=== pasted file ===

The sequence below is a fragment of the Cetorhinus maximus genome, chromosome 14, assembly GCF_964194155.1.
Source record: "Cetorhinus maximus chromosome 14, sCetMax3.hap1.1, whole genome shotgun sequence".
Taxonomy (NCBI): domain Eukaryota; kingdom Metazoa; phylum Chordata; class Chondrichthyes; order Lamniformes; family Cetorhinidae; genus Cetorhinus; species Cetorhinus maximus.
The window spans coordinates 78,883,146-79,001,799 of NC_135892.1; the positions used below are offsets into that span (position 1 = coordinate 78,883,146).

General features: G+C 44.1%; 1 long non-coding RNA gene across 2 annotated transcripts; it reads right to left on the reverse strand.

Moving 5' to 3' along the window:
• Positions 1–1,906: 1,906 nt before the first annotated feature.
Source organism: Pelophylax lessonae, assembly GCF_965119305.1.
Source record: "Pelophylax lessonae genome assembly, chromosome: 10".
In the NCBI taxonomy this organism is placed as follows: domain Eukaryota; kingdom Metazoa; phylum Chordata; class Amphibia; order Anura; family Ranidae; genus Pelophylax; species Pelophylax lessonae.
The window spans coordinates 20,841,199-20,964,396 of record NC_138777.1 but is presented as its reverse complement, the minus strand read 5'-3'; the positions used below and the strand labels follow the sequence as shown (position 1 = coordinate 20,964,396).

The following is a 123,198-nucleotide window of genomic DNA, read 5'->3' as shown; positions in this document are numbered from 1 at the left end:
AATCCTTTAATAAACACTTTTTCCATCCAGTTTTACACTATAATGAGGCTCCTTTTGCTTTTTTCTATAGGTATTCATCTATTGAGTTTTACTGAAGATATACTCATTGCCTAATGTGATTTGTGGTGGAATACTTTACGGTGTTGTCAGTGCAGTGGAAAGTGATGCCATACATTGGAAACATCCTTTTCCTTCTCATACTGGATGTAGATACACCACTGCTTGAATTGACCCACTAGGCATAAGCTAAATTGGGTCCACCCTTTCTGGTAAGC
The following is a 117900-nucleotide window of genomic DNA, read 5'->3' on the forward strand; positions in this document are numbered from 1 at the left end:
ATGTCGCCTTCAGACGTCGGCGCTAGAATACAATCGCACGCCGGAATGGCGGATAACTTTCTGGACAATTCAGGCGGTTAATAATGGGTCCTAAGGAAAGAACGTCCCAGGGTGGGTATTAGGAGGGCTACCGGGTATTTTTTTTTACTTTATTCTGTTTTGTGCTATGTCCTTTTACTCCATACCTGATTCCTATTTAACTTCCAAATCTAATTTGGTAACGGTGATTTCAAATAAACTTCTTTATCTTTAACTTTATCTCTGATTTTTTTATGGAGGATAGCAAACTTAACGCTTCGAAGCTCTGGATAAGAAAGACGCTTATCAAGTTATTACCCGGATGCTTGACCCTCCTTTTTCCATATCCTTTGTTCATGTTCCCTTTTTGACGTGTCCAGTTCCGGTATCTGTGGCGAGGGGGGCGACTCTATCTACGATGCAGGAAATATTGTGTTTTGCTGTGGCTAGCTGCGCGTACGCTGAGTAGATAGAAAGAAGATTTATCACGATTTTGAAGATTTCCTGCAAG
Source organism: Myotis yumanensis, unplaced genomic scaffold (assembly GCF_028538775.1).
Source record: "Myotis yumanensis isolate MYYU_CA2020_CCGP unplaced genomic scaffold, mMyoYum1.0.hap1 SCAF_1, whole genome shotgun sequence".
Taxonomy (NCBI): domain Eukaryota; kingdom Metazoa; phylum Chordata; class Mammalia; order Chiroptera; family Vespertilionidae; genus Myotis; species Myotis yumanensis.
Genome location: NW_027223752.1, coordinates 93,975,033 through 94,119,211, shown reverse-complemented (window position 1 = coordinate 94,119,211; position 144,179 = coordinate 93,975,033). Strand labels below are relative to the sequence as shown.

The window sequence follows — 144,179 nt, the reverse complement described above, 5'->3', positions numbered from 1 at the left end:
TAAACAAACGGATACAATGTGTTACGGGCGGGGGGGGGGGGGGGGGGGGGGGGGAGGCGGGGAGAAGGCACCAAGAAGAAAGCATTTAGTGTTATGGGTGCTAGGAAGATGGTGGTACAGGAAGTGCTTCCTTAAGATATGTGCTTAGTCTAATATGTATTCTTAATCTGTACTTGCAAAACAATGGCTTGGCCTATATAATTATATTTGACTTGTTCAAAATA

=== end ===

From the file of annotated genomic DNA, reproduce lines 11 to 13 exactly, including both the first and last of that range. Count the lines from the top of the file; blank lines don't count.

The window spans coordinates 20,841,199-20,964,396 of record NC_138777.1 but is presented as its reverse complement, the minus strand read 5'-3'; the positions used below and the strand labels follow the sequence as shown (position 1 = coordinate 20,964,396).

The following is a 123,198-nucleotide window of genomic DNA, read 5'->3' as shown; positions in this document are numbered from 1 at the left end:
AATCCTTTAATAAACACTTTTTCCATCCAGTTTTACACTATAATGAGGCTCCTTTTGCTTTTTTCTATAGGTATTCATCTATTGAGTTTTACTGAAGATATACTCATTGCCTAATGTGATTTGTGGTGGAATACTTTACGGTGTTGTCAGTGCAGTGGAAAGTGATGCCATACATTGGAAACATCCTTTTCCTTCTCATACTGGATGTAGATACACCACTGCTTGAATTGACCCACTAGGCATAAGCTAAATTGGGTCCACCCTTTCTGGTAAGC